Andry Lara, RHP

The hope in 2020 was that Lara would get to pitch in some Gulf Coast League action by the year’s end. The now 17-year-old really caught some buzz after signing in July of 2019. There is a lot to be excited about with Lara and that starts with his aggressive and competitive nature. Coaches have been impressed with his ability to continue developing and learning along the way. With a mid 90’s fastball, a plus power curve, and a developing changeup, Lara has the potential to be a front-end starter.

Jeremy De La Rosa, OF

De La Rosa was poised to get some more exposure stateside this year after a limited showing in 2019. The comparisons, fairly or not, of Juan Soto and Victor Robles get placed on De La Rosa because of the similarities all three showed at an early age. A pure hitter and the ability to patrol center field as a plus defender leave many excited for what’s to come.

Yasel Antuna, SS

Of all the players on this list, Antuna was the player who was probably looking forward to 2020 more than anyone. Antuna has played in only 3 games since August of 2018 after tearing his UCL and undergoing Tommy John surgery. He has used this time to get bigger and stronger and there is no denying his hitting ability from both sides of the plate. He hits equally well from both sides and there is hope that his power potential is realized when he makes it back on the field.

Eddy Yean, RHP

I’m probably higher on Yean than some, but his ability to keep hitters off-balance with three-plus offerings gives the Nationals a potential mid-rotation arm. Many of the Nats starting pitchers in the minors tend to be guys who are currently straddling that line between remaining a starter and moving to the bullpen. Yean is one of few prospects to remain in a starting role. I’d like to see his control improve some, but I think that will come with time.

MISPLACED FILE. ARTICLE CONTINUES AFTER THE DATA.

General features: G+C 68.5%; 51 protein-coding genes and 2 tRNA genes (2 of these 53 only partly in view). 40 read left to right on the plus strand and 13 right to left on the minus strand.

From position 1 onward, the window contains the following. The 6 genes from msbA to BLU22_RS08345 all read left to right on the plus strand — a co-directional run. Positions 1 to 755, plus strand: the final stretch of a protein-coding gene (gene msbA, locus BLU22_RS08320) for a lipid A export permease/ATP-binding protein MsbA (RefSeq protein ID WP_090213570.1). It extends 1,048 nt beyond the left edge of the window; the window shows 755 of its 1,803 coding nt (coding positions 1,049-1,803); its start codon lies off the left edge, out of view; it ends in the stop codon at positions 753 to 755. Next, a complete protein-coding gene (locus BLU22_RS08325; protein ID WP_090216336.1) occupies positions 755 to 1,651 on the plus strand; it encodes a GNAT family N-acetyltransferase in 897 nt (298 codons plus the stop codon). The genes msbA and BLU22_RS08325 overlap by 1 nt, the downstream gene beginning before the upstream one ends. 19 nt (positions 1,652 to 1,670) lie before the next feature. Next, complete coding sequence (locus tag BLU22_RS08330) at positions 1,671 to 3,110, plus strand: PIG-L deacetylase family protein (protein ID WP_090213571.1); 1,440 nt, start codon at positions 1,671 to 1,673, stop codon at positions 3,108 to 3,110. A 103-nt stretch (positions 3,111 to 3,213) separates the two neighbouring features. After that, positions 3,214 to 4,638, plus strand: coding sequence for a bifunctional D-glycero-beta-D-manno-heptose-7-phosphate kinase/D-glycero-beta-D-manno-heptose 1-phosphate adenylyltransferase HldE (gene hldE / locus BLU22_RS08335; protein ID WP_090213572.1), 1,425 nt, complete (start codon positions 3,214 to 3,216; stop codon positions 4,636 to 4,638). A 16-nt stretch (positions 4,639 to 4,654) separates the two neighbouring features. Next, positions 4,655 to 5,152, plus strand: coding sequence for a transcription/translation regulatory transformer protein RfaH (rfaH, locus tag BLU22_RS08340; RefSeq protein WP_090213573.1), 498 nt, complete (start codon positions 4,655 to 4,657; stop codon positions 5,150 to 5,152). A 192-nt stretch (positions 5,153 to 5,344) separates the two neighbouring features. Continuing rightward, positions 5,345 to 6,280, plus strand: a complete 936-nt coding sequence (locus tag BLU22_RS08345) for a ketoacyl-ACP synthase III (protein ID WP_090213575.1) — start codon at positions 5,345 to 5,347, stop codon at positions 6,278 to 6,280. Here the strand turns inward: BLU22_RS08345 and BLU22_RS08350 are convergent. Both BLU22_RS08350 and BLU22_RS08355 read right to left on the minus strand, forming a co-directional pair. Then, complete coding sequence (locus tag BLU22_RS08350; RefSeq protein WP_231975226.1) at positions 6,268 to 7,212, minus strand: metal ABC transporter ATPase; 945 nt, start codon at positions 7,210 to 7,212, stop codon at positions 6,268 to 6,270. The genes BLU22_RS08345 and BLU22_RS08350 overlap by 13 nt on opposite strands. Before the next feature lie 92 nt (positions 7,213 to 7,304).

Roismar Quintana, OF

Quintana is a toolsy outfielder who was signed during the July international period in 2019. There is a lot to like about Quintana with above-average raw power and above-average speed. Even though Quintana would not have participated in a full-season league in 2020, his name is one to watch out for if you happen to play in deep fantasy baseball dynasty leagues.

Viandel Pena, 2B/SS

When you see Pena on the field, the first thing you may acknowledge is his size. His stature reminds many of Jose Altuve. Physical appearances aside, Pena won the GCL batting title while hitting .359 over 37 games. His hit tool is impressive and there was a strong chance of seeing him on a full-season roster this year.

Daniel Marte, OF

Marte was another candidate to get exposure to a full season schedule this year. Marte was very productive in the Dominican Summer League in 2019. He has plus speed (10 SB and 9 triples) to go with his above-average power (.190 ISO). Throughout this list, you see that many of the outfield prospects all have similar tools, speed, and power. These are the type of players the Nationals are targeting internationally, especially with their successful track record.